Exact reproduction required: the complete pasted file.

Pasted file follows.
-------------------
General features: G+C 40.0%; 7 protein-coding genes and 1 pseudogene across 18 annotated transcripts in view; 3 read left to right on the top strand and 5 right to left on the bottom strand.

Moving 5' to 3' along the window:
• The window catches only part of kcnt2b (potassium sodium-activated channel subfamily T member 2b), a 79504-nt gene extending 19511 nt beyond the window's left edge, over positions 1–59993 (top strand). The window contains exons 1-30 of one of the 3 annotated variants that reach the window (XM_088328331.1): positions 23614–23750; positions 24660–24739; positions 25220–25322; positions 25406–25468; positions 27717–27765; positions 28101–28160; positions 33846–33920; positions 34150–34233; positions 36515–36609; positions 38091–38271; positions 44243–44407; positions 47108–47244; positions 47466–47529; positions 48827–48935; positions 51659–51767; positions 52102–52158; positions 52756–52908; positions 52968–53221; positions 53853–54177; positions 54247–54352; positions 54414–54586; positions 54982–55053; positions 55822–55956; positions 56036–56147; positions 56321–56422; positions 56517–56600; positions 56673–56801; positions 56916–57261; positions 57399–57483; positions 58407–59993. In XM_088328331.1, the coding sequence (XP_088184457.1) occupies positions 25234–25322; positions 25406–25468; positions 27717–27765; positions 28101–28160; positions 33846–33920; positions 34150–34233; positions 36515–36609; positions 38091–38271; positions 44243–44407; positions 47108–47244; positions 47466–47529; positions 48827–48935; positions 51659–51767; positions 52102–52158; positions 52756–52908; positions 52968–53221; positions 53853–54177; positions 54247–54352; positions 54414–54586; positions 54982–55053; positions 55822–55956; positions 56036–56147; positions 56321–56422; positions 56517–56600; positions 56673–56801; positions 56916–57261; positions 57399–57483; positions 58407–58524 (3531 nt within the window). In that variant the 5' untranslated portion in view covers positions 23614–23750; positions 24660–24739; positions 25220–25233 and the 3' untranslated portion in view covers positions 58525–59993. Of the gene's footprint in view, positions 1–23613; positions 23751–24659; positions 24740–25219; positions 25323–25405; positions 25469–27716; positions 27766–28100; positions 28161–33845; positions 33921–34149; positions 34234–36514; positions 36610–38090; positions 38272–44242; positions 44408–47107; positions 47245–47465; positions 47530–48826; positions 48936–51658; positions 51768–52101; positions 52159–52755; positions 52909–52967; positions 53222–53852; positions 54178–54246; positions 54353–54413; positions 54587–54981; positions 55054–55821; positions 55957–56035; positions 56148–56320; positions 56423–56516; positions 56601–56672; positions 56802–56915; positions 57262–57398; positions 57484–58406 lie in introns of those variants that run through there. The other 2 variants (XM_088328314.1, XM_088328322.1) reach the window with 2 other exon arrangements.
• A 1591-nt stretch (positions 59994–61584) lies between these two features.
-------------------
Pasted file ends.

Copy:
General features: G+C 40.0%; 7 protein-coding genes and 1 pseudogene across 18 annotated transcripts in view; 3 read left to right on the top strand and 5 right to left on the bottom strand.

Moving 5' to 3' along the window:
• The window catches only part of kcnt2b (potassium sodium-activated channel subfamily T member 2b), a 79504-nt gene extending 19511 nt beyond the window's left edge, over positions 1–59993 (top strand). The window contains exons 1-30 of one of the 3 annotated variants that reach the window (XM_088328331.1): positions 23614–23750; positions 24660–24739; positions 25220–25322; positions 25406–25468; positions 27717–27765; positions 28101–28160; positions 33846–33920; positions 34150–34233; positions 36515–36609; positions 38091–38271; positions 44243–44407; positions 47108–47244; positions 47466–47529; positions 48827–48935; positions 51659–51767; positions 52102–52158; positions 52756–52908; positions 52968–53221; positions 53853–54177; positions 54247–54352; positions 54414–54586; positions 54982–55053; positions 55822–55956; positions 56036–56147; positions 56321–56422; positions 56517–56600; positions 56673–56801; positions 56916–57261; positions 57399–57483; positions 58407–59993. In XM_088328331.1, the coding sequence (XP_088184457.1) occupies positions 25234–25322; positions 25406–25468; positions 27717–27765; positions 28101–28160; positions 33846–33920; positions 34150–34233; positions 36515–36609; positions 38091–38271; positions 44243–44407; positions 47108–47244; positions 47466–47529; positions 48827–48935; positions 51659–51767; positions 52102–52158; positions 52756–52908; positions 52968–53221; positions 53853–54177; positions 54247–54352; positions 54414–54586; positions 54982–55053; positions 55822–55956; positions 56036–56147; positions 56321–56422; positions 56517–56600; positions 56673–56801; positions 56916–57261; positions 57399–57483; positions 58407–58524 (3531 nt within the window). In that variant the 5' untranslated portion in view covers positions 23614–23750; positions 24660–24739; positions 25220–25233 and the 3' untranslated portion in view covers positions 58525–59993. Of the gene's footprint in view, positions 1–23613; positions 23751–24659; positions 24740–25219; positions 25323–25405; positions 25469–27716; positions 27766–28100; positions 28161–33845; positions 33921–34149; positions 34234–36514; positions 36610–38090; positions 38272–44242; positions 44408–47107; positions 47245–47465; positions 47530–48826; positions 48936–51658; positions 51768–52101; positions 52159–52755; positions 52909–52967; positions 53222–53852; positions 54178–54246; positions 54353–54413; positions 54587–54981; positions 55054–55821; positions 55957–56035; positions 56148–56320; positions 56423–56516; positions 56601–56672; positions 56802–56915; positions 57262–57398; positions 57484–58406 lie in introns of those variants that run through there. The other 2 variants (XM_088328314.1, XM_088328322.1) reach the window with 2 other exon arrangements.
• A 1591-nt stretch (positions 59994–61584) lies between these two features.